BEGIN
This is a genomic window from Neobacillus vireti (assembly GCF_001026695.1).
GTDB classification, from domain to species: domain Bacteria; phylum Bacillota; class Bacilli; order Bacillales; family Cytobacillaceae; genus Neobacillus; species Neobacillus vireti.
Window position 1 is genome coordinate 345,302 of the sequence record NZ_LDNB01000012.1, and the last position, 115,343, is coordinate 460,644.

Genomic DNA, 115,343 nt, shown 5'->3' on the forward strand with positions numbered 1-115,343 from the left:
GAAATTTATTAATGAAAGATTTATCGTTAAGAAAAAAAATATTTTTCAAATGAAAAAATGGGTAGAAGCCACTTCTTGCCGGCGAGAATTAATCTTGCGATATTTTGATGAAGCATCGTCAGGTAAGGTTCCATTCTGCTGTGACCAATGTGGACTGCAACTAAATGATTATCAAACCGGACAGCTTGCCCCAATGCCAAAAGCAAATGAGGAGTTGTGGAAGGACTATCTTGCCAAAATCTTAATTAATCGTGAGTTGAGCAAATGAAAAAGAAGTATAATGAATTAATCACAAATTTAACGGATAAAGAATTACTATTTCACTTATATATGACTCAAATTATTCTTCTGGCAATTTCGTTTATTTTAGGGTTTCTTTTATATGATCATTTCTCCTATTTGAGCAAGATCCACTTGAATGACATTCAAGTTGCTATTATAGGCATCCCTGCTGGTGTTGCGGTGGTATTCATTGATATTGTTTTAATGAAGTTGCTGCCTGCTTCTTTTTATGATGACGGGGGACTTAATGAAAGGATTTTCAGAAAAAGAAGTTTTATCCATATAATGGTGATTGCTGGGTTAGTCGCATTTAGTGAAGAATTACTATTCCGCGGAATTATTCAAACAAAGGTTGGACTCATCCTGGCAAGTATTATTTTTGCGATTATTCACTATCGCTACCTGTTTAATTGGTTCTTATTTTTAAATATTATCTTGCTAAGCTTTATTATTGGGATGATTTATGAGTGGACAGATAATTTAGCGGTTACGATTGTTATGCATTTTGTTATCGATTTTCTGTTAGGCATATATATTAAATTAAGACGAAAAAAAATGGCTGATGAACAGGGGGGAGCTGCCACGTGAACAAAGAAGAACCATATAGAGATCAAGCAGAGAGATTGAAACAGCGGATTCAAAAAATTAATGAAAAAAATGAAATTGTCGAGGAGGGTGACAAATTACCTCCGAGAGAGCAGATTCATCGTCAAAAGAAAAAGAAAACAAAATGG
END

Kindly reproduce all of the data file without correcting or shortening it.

This is a genomic window from Neobacillus vireti (assembly GCF_001026695.1).
GTDB classification, from domain to species: domain Bacteria; phylum Bacillota; class Bacilli; order Bacillales; family Cytobacillaceae; genus Neobacillus; species Neobacillus vireti.
Window position 1 is genome coordinate 345,302 of the sequence record NZ_LDNB01000012.1, and the last position, 115,343, is coordinate 460,644.

Genomic DNA, 115,343 nt, shown 5'->3' on the forward strand with positions numbered 1-115,343 from the left:
GAAATTTATTAATGAAAGATTTATCGTTAAGAAAAAAAATATTTTTCAAATGAAAAAATGGGTAGAAGCCACTTCTTGCCGGCGAGAATTAATCTTGCGATATTTTGATGAAGCATCGTCAGGTAAGGTTCCATTCTGCTGTGACCAATGTGGACTGCAACTAAATGATTATCAAACCGGACAGCTTGCCCCAATGCCAAAAGCAAATGAGGAGTTGTGGAAGGACTATCTTGCCAAAATCTTAATTAATCGTGAGTTGAGCAAATGAAAAAGAAGTATAATGAATTAATCACAAATTTAACGGATAAAGAATTACTATTTCACTTATATATGACTCAAATTATTCTTCTGGCAATTTCGTTTATTTTAGGGTTTCTTTTATATGATCATTTCTCCTATTTGAGCAAGATCCACTTGAATGACATTCAAGTTGCTATTATAGGCATCCCTGCTGGTGTTGCGGTGGTATTCATTGATATTGTTTTAATGAAGTTGCTGCCTGCTTCTTTTTATGATGACGGGGGACTTAATGAAAGGATTTTCAGAAAAAGAAGTTTTATCCATATAATGGTGATTGCTGGGTTAGTCGCATTTAGTGAAGAATTACTATTCCGCGGAATTATTCAAACAAAGGTTGGACTCATCCTGGCAAGTATTATTTTTGCGATTATTCACTATCGCTACCTGTTTAATTGGTTCTTATTTTTAAATATTATCTTGCTAAGCTTTATTATTGGGATGATTTATGAGTGGACAGATAATTTAGCGGTTACGATTGTTATGCATTTTGTTATCGATTTTCTGTTAGGCATATATATTAAATTAAGACGAAAAAAAATGGCTGATGAACAGGGGGGAGCTGCCACGTGAACAAAGAAGAACCATATAGAGATCAAGCAGAGAGATTGAAACAGCGGATTCAAAAAATTAATGAAAAAAATGAAATTGTCGAGGAGGGTGACAAATTACCTCCGAGAGAGCAGATTCATCGTCAAAAGAAAAAGAAAACAAAATGG